The BBC has concluded Christianity features too prominently in its religious output in an internal review, insisting other faiths be given more airtime and resources.
Both the Church of England and the Muslim Council of Britain (MCB) – who are linked to the pro-international Caliphate group Muslim Brotherhood – appeared to welcome the findings, with the later calling for Friday prayers to be broadcast.
According to the Times, Lord Hall, the director-general, is now considering what to do about the apparently problematic findings – that there is a disproportionate amount televised Christianity in a historically Christian country.
Aaqil Ahmed, the BBC’s Muslim head of religion and ethics, has told a committee in the House of Commons that he has written a report on how to satisfy the demands for more third world religions on the BBC.
Asked whether greater coverage of other faiths could lead to cuts in Christian coverage, the BBC could not confirm what programmes were safe.
In a statement, Mr. Ahmed added: “We do look at the number of hours we produce, and measure that against the religious make-up of society. We also carry out checks to give us a better understanding of how we represent the different faiths across the various BBC channels and services.
“Christianity remains the cornerstone of our output and there are more hours dedicated to it than there are to other faiths. Our output in this area is not static, though. It has evolved over the years and we regularly assess it.”
The Church of England said faith was growing and changing worldwide, and “resources to explore religious world views”, including and other than Christianity, would be needed.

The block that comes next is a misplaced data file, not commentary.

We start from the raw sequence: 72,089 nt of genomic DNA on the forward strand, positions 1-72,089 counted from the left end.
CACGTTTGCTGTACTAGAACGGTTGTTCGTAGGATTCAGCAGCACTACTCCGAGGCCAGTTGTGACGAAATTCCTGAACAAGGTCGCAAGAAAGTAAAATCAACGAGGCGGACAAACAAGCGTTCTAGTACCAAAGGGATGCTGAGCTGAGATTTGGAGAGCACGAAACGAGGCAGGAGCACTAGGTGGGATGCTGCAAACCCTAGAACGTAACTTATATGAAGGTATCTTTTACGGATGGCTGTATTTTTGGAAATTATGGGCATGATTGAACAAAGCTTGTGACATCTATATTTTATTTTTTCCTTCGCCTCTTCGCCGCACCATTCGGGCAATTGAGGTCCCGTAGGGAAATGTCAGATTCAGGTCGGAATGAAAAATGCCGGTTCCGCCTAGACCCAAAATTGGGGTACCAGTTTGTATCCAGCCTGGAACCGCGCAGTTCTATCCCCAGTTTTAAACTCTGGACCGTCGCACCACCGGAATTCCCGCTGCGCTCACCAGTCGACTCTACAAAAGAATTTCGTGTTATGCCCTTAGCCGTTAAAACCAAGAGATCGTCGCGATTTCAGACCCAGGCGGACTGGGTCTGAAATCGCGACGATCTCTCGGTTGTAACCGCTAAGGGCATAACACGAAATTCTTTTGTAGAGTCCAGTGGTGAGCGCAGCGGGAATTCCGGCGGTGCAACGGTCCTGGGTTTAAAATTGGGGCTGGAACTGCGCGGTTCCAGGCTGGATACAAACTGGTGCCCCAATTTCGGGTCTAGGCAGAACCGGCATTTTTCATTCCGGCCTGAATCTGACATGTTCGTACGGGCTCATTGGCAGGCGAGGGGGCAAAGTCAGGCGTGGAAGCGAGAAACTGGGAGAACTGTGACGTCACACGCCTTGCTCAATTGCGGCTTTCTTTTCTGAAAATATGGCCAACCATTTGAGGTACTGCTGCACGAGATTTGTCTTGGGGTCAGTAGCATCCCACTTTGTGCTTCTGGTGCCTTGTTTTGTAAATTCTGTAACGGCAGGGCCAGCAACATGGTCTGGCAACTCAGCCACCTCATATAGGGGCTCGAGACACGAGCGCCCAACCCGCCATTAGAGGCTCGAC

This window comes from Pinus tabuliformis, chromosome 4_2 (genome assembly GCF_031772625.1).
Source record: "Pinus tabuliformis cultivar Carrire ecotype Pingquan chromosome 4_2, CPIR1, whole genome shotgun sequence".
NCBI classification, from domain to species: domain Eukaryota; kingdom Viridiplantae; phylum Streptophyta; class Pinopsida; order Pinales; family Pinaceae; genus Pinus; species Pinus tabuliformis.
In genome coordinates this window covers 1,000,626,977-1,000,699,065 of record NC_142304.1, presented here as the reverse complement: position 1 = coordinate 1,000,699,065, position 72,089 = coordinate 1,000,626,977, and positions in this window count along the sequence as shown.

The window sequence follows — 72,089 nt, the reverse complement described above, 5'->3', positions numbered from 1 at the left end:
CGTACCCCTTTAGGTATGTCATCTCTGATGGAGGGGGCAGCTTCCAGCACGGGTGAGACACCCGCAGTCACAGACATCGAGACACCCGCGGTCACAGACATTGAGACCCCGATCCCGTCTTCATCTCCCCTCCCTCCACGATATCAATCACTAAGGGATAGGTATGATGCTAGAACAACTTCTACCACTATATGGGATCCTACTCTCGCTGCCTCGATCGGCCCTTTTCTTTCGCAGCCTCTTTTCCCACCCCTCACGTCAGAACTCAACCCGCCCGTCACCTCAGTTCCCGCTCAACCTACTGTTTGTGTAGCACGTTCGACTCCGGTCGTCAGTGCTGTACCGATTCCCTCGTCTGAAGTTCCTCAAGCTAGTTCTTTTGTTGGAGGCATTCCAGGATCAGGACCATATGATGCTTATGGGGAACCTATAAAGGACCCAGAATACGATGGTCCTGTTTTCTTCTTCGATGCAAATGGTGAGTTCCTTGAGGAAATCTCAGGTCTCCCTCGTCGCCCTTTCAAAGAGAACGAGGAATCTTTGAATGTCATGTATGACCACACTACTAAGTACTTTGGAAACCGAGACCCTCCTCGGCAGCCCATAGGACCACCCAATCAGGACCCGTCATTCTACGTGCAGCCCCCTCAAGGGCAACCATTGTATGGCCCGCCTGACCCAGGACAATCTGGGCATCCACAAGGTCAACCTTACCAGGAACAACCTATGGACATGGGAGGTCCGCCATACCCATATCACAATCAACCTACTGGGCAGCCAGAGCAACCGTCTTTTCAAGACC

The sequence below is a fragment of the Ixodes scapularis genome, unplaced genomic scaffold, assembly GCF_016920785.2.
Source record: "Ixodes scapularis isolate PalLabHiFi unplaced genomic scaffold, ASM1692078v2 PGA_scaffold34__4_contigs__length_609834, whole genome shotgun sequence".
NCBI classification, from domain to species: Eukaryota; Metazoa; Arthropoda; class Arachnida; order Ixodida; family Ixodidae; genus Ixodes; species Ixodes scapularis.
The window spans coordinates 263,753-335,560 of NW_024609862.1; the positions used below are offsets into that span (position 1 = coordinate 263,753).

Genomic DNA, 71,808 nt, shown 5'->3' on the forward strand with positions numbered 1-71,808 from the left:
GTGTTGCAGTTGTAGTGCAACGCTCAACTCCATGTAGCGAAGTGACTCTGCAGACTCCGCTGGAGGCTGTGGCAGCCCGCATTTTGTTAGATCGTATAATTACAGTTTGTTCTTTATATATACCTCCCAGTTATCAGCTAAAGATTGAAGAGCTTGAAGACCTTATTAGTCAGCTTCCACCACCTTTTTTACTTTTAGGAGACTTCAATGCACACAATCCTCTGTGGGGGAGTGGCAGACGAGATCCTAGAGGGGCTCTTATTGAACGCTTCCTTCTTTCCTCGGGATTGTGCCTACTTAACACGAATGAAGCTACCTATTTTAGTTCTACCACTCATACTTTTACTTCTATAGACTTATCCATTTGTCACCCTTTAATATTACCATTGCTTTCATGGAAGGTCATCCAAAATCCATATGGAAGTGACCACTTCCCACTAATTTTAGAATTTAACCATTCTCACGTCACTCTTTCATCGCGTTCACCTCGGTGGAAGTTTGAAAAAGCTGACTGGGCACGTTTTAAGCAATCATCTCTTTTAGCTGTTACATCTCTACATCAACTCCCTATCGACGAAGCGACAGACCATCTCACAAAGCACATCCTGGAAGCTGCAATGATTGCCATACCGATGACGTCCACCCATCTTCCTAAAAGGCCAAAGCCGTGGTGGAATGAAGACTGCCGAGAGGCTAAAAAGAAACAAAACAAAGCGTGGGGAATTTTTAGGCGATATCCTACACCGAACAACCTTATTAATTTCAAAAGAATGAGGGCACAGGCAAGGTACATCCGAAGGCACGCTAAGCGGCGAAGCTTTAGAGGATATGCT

“Any comprehensive review needs to move beyond arguments of mere proportionality to embrace the need not only for greater religious literacy but also increased resources to explore religious world views.”
However, the former Archbishop of Canterbury, Lord Carey, gave the prospect of increased coverage of other faiths a “guarded welcome”.
He warned: “I don’t think our liberal establishment appreciates what Christianity has done for the nation, and how much of a bedrock it is for democracy and the values we believe in. There is a real feeling by Christians of being let down by the Establishment. Christianity is fighting for its life in western countries.”
Ibrahim Mogra, of the MCB, said, “we would not wish Christians to have any less exposure”, but argued that the BBC should also televise Friday prayers from a mosque, cover Eid and show children attending madrasahs.
The BBC recently came under fire for offering well paid, highly desirable internships to “non-whites” in an attempt to increase “diversity”. Last year, they broadcast their most popular religious program, Songs of Praise, from the migrant camp in Calais.